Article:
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    Are You Moving Enough Air in Your Calving Barn? Part 3: Ventilation requirements

    Appropriate environments for calving barns are critical to give calves the best start when being born in cold weather. Calves require a dry, clean environment, with lots of fresh air and protection from the wind. A dry and clean environment is critical to avoid transmission of both scours and respiratory disease organisms, and this is primarily accomplished by providing clean bedding and proper ventilation.

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    2015 Alfalfa Variety Trials

    We are pleased to announce that the 2015 Alfalfa Variety Trials Report is now available! The objectives of the alfalfa variety trials for SDSU Extension were to develop unbiased research results for better estimates on which alfalfa varieties work better under specific environmental conditions. This work performed at the Northeast Research farm, near South Shore, and at a second location near Redfield, South Dakota will continue for several years as more locations are being included.

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    Can You “Make” a Cow Deliver Better Colostrum?

    Cattle producers and veterinarians are aware of the large body of evidence clearly pointing to the benefits of colostrum for baby calves.  As such, much attention has been given to the “intake side” of the equation (the calf’s side): how to ensure a calf consumes an adequate amount of high-quality colostrum. But what about the “production side” of colostrum – the cow’s side?  What interventions could be made within the cow herd to improve the quantity and quality (concentration of immunoglobulins) of colostrum produced?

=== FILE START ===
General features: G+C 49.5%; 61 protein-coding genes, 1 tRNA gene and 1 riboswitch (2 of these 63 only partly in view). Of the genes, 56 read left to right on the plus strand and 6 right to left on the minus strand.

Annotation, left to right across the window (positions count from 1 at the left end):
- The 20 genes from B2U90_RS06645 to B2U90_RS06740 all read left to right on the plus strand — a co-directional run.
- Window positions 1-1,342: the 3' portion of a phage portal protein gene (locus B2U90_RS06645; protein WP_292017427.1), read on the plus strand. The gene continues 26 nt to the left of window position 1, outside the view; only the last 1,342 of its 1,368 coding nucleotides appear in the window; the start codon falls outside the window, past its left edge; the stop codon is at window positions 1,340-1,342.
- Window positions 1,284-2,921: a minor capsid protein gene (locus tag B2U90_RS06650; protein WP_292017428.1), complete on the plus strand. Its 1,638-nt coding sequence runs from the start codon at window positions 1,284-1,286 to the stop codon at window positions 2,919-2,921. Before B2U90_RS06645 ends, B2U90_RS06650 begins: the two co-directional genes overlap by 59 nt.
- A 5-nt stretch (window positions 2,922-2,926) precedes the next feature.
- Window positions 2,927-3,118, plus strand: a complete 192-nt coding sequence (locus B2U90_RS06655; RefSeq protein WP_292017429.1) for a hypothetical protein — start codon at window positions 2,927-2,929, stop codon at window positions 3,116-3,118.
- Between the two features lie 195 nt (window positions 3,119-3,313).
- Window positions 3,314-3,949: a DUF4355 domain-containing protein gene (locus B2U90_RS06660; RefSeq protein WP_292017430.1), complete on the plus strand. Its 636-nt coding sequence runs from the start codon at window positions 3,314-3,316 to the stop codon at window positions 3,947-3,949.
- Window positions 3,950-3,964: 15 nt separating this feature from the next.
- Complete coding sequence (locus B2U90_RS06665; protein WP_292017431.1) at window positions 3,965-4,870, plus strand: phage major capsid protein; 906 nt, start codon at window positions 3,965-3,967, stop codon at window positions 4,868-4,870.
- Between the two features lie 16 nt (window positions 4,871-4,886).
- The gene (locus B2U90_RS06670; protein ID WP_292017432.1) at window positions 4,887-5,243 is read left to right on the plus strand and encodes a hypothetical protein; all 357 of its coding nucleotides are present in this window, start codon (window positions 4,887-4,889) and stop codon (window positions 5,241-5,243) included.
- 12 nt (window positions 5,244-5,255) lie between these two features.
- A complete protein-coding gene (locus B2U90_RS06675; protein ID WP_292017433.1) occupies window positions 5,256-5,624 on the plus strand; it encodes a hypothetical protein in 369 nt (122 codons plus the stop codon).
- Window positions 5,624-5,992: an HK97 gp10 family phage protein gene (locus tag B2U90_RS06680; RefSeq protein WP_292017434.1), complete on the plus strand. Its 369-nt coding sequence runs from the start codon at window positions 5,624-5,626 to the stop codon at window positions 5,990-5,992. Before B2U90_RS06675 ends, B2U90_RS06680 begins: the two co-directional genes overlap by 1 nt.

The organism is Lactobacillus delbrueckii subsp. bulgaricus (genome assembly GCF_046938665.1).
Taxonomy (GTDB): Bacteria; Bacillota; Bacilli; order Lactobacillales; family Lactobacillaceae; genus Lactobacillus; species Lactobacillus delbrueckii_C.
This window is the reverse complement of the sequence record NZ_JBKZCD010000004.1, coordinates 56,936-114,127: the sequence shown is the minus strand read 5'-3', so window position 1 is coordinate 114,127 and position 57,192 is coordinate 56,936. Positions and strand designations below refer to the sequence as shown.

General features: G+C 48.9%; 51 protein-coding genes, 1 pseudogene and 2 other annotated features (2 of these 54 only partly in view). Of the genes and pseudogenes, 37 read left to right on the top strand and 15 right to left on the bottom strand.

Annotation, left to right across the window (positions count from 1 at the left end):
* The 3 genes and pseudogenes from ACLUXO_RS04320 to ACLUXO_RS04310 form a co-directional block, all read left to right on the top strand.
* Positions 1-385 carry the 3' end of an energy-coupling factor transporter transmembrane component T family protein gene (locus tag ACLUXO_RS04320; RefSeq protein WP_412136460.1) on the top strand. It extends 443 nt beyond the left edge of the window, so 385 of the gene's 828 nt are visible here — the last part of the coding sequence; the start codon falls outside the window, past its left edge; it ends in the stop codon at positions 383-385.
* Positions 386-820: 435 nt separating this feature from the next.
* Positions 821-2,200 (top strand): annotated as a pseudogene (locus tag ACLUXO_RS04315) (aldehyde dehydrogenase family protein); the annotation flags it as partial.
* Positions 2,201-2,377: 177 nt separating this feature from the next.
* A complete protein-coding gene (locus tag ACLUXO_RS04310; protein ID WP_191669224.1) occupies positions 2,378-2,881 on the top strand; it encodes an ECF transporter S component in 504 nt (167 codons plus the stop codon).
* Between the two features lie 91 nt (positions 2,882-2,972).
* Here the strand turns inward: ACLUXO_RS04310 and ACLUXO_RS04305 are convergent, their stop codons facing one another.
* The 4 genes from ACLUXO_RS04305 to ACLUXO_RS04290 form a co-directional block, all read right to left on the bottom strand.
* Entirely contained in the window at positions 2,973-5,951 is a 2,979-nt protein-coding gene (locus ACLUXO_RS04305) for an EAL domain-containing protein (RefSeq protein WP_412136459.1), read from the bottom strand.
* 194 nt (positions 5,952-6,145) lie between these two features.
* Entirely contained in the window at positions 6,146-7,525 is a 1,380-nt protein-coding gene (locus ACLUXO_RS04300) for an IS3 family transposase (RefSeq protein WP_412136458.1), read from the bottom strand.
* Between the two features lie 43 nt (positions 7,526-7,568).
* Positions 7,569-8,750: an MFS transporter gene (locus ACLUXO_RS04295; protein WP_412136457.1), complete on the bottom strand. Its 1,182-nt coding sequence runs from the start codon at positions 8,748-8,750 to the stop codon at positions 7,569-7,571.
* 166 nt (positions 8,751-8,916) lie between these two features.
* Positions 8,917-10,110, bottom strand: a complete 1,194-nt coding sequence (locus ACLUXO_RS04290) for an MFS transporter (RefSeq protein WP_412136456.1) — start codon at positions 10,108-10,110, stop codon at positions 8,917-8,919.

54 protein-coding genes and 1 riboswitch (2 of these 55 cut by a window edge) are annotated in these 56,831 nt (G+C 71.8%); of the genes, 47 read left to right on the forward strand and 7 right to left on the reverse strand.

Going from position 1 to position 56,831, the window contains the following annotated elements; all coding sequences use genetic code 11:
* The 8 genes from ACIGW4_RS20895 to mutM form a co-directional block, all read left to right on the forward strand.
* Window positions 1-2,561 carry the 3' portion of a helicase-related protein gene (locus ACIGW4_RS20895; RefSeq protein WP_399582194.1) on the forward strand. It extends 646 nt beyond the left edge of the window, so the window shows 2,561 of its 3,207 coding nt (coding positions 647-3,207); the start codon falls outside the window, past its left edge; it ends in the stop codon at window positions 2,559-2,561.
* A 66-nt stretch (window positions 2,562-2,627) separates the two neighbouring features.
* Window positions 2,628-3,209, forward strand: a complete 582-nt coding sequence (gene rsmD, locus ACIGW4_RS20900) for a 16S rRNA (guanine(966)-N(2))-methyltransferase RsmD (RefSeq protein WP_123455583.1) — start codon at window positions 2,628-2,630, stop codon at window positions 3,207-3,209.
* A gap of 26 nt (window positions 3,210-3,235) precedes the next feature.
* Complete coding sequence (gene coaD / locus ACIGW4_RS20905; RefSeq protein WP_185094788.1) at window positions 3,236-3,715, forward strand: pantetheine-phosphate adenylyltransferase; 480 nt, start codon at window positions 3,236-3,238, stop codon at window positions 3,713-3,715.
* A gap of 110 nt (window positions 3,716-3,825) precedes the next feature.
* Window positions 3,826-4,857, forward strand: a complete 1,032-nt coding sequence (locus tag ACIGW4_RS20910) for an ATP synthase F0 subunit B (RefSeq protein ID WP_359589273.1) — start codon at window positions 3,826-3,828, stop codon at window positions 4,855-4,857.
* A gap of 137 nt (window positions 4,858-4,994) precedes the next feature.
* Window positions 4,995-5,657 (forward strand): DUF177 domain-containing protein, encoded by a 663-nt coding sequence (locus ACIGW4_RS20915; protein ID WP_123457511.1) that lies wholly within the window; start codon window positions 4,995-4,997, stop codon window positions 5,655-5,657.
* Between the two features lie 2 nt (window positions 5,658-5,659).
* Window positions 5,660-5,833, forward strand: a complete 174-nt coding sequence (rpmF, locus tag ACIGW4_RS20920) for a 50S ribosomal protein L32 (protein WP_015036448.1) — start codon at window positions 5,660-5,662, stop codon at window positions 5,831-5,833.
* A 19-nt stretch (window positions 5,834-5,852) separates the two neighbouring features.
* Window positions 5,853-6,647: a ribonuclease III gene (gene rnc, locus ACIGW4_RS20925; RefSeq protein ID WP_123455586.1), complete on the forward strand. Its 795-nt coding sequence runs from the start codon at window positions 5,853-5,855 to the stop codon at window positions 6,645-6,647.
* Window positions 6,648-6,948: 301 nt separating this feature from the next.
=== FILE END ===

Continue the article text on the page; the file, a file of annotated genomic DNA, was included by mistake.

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    Monitoring Nutrient Status of Cows

    Managing cows through the winter provides different challenges compared to managing those same cows during the growing season. With snow cover across most of South Dakota, cows should oftentimes receive supplemental feed to meet their nutrient requirements during late gestation and into calving season because forage available for grazing is limited. Supplemental feeds can range from hay, to cake, to distillers grains, or lick barrels. However, how can one be sure their needs are being met?

    Read More »

    Reducing Input Costs with Proper Feed Storage

    Cattle prices are down compared to last year; however, producers are still enjoying the second highest market ever. This decrease in cattle prices is causing producers to consider opportunities to reduce input costs. Feed is the largest portion of annual cow costs, thus it makes sense to consider cutting, if possible. However, it is key to develop a strategy to carefully reduce costs without negatively impacting production.